As for the planets/moons, the high ratio of the latter to the former did cause me to raise an eyebrow, but that I can accept as part of the basic premise. However...

@ Kajima - that's a very well thought-ought out and stated explanation of the basic theory Lindley proposed... but I still don't buy it. When put in close proximity to each other, extremely aggressive people remain extremely aggressive, and the woman's recorded message made it quite clear that they were totally overpowered by the beserker gas.

@Forbin:
Joss freely admits he has no grasp of real science. But his stories are about people, and the firefly verse is just a framework to let him tell his stories about the people.
I'm not going on "real" science here, I'm going on the rules of the franchise, that ships are incredibly difficult to fly and maintain. When he showed total crazies getting the better of perfectly sane people, he broke his own rule.

As for the "about people" stuff... well, I can't say that there's much there either. The Tam brother was on the ship for months on end, with his sister mostly wandering around in a daze, and he "never had time" to hook up with the engineer gal? That's just lazy sitcom plotting.
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Old November 8 2009, 03:36 AM   #21
Lindley
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Re: Second time for "Serenity"... and ran right into the huge plot hol

Gaith wrote: View Post
As for the "about people" stuff... well, I can't say that there's much there either. The Tam brother was on the ship for months on end, with his sister mostly wandering around in a daze, and he "never had time" to hook up with the engineer gal? That's just lazy sitcom plotting.
Did you watch the series? Simon spent most of it putting his foot in his mouth repeatedly when it came to Kaylee. It wasn't a time issue, he was just out of his element. His reaction to her advances was always a bit awkward, which I can completely understand.

It might be a bit non-obvious since movie Simon was a lot more take-charge than series Simon. In the series, Simon only ever really took charge once, in "Ariel", when the plan was playing out in a setting he knew. The rest of the time he seemed very much adrift, and pretty much clung to River as his only link to something familiar.

I'm not going on "real" science here, I'm going on the rules of the franchise, that ships are incredibly difficult to fly and maintain. When he showed total crazies getting the better of perfectly sane people, he broke his own rule.
I never got the impression anything was "incredibly" difficult about maintaining ships. It wasn't something anyone could do, but it obviously didn't require a PhD.

"The parts are crap, but you put them together, you got a Firefly. Thing'll run forever, you have a mechanic who's even half awake. It's a good catch. She comes this way, you prep the nets."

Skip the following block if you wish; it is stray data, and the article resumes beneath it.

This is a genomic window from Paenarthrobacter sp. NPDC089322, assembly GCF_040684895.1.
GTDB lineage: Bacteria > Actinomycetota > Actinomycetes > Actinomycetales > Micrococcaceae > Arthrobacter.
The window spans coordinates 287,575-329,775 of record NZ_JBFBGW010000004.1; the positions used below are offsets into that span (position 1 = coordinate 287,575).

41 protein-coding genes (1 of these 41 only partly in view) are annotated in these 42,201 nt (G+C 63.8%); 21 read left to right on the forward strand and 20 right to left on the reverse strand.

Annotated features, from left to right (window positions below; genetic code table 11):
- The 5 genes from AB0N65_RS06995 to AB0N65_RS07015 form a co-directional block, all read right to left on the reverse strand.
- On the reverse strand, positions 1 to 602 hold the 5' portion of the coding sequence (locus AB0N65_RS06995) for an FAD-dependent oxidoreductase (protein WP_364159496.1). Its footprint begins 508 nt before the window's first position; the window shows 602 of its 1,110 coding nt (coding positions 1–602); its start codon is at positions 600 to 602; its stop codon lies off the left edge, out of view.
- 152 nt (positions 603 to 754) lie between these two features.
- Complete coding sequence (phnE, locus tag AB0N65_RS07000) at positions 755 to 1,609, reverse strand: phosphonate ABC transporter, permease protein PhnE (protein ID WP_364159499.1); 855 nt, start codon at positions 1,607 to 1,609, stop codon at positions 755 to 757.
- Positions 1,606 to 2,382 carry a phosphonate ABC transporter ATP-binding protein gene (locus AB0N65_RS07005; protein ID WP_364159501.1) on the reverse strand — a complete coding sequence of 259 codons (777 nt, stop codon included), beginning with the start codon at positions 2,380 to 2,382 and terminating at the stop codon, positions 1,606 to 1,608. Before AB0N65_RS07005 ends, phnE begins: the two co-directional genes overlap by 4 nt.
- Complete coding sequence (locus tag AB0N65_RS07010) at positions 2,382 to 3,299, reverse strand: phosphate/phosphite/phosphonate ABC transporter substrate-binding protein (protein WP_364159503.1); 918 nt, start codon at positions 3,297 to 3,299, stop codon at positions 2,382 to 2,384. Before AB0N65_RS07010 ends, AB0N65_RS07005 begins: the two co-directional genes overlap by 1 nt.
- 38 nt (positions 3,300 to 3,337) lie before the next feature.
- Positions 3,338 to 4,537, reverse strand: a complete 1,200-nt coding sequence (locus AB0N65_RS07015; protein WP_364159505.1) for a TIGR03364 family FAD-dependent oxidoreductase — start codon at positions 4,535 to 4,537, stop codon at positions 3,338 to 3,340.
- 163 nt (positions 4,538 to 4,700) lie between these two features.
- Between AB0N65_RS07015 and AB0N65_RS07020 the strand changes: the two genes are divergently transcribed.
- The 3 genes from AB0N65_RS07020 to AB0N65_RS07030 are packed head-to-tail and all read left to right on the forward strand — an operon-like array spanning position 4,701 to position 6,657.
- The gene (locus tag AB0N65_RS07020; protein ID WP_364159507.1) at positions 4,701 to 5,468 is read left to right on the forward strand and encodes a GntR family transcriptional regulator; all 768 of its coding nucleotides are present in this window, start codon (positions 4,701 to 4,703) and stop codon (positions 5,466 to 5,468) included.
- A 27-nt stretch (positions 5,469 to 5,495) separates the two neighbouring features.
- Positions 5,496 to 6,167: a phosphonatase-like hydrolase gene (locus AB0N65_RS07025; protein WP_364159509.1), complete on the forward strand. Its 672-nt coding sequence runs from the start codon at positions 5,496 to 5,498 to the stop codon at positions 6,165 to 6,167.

-"Our Miss Reynolds"

On the other hand, "Out of Gas" showed that the entire ship could be disabled by the failure of one part, which shows the design does have some flaws.

"Catalyzer's a nothin' part, captain."
"It's nothin' till you don't got one. Then it appears to be everything."

On the third side, once Mal *got* the replacement part, it seemed to be just a matter of plug-and-play to get it installed.
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Old November 8 2009, 03:48 AM   #22
Admiral Buzzkill
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Re: Second time for "Serenity"... and ran right into the huge plot hol

I have the same problem with the modern (Star Trek III and later) Klingons that you have with the Reavers: I don't believe for a moment that these people are capable of inventing the light bulb, much less achieving any ongoing technological culture over periods of centuries, because they're just too stupid and violent.

So, I guess there's always some suspension of disbelief involved.

I'm not sure this is exactly a plot hole, in either case; it is a conceptual weakness in both, though.

BTW. the "rules of the franchise" are not that ships are "incredibly difficult to fly and maintain."

The rules are just the opposite - craft like Serenity were mass-produced for purchase and use by settlers striking out from the civilized worlds to make lives as farmers and herdsmen on less developed planets. We see that a young war vet with a little money can buy one secondhand in order to launch a small cargo (smuggling) operation, find a young woman with an intense interest and native skills but no formal training to maintain it as the chief mechanic, etc. These things are nearly the equivalent of trucks or small steam boats. So while you have a point - it's hard to see the Reavers keeping a big rig on the highway past the point of needing to change a tire - the ships are anything but incredibly advanced or challenging technology in the Firefly 'verse. They're workaday transportation.
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Old November 8 2009, 03:52 AM   #23
Temis the Vorta
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Re: Second time for "Serenity"... and ran right into the huge plot hol

Australis wrote: View Post
The thing that derails that film for me was the whole inner/outer planets thing.
Didn't Whedon backpeddle furiously on that one (after his plaintive "science is hard!" statement ). There were uh lots of terraformed space stations, asteroids and whatnot.

I have the same problem with the modern (Star Trek III and later) Klingons that you have with the Reavers: I don't believe for a moment that these people are capable of inventing the light bulb, much less achieving any ongoing technological culture over periods of centuries, because they're just too stupid and violent.